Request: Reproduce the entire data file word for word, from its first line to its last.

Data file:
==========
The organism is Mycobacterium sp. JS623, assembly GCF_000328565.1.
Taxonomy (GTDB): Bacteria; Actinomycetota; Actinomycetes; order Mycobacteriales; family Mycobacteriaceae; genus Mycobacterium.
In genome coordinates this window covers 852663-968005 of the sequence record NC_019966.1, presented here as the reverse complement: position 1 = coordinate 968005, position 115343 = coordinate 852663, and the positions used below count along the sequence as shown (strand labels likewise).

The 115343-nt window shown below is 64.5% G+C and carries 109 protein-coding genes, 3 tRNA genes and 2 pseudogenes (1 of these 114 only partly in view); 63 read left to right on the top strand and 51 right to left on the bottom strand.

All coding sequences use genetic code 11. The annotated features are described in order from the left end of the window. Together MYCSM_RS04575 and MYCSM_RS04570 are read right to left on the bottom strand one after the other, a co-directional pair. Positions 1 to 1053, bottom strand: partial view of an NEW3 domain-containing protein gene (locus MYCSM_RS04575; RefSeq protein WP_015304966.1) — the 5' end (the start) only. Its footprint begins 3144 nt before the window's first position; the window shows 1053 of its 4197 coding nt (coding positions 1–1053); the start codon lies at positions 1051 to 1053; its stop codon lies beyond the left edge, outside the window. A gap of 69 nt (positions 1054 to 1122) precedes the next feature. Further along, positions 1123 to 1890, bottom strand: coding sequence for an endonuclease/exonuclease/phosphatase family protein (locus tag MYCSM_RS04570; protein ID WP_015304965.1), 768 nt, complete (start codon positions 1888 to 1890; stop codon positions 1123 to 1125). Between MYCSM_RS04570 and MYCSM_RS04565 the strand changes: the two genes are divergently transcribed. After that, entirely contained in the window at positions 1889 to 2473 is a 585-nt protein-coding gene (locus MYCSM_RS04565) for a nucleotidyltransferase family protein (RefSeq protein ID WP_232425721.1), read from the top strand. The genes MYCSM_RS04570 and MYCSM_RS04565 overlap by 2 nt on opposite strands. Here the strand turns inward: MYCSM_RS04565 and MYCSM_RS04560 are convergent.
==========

The organism is Mycobacterium sp. JS623, assembly GCF_000328565.1.
Taxonomy (GTDB): Bacteria; Actinomycetota; Actinomycetes; order Mycobacteriales; family Mycobacteriaceae; genus Mycobacterium.
In genome coordinates this window covers 852663-968005 of the sequence record NC_019966.1, presented here as the reverse complement: position 1 = coordinate 968005, position 115343 = coordinate 852663, and the positions used below count along the sequence as shown (strand labels likewise).

The 115343-nt window shown below is 64.5% G+C and carries 109 protein-coding genes, 3 tRNA genes and 2 pseudogenes (1 of these 114 only partly in view); 63 read left to right on the top strand and 51 right to left on the bottom strand.

All coding sequences use genetic code 11. The annotated features are described in order from the left end of the window. Together MYCSM_RS04575 and MYCSM_RS04570 are read right to left on the bottom strand one after the other, a co-directional pair. Positions 1 to 1053, bottom strand: partial view of an NEW3 domain-containing protein gene (locus MYCSM_RS04575; RefSeq protein WP_015304966.1) — the 5' end (the start) only. Its footprint begins 3144 nt before the window's first position; the window shows 1053 of its 4197 coding nt (coding positions 1–1053); the start codon lies at positions 1051 to 1053; its stop codon lies beyond the left edge, outside the window. A gap of 69 nt (positions 1054 to 1122) precedes the next feature. Further along, positions 1123 to 1890, bottom strand: coding sequence for an endonuclease/exonuclease/phosphatase family protein (locus tag MYCSM_RS04570; protein ID WP_015304965.1), 768 nt, complete (start codon positions 1888 to 1890; stop codon positions 1123 to 1125). Between MYCSM_RS04570 and MYCSM_RS04565 the strand changes: the two genes are divergently transcribed. After that, entirely contained in the window at positions 1889 to 2473 is a 585-nt protein-coding gene (locus MYCSM_RS04565) for a nucleotidyltransferase family protein (RefSeq protein ID WP_232425721.1), read from the top strand. The genes MYCSM_RS04570 and MYCSM_RS04565 overlap by 2 nt on opposite strands. Here the strand turns inward: MYCSM_RS04565 and MYCSM_RS04560 are convergent.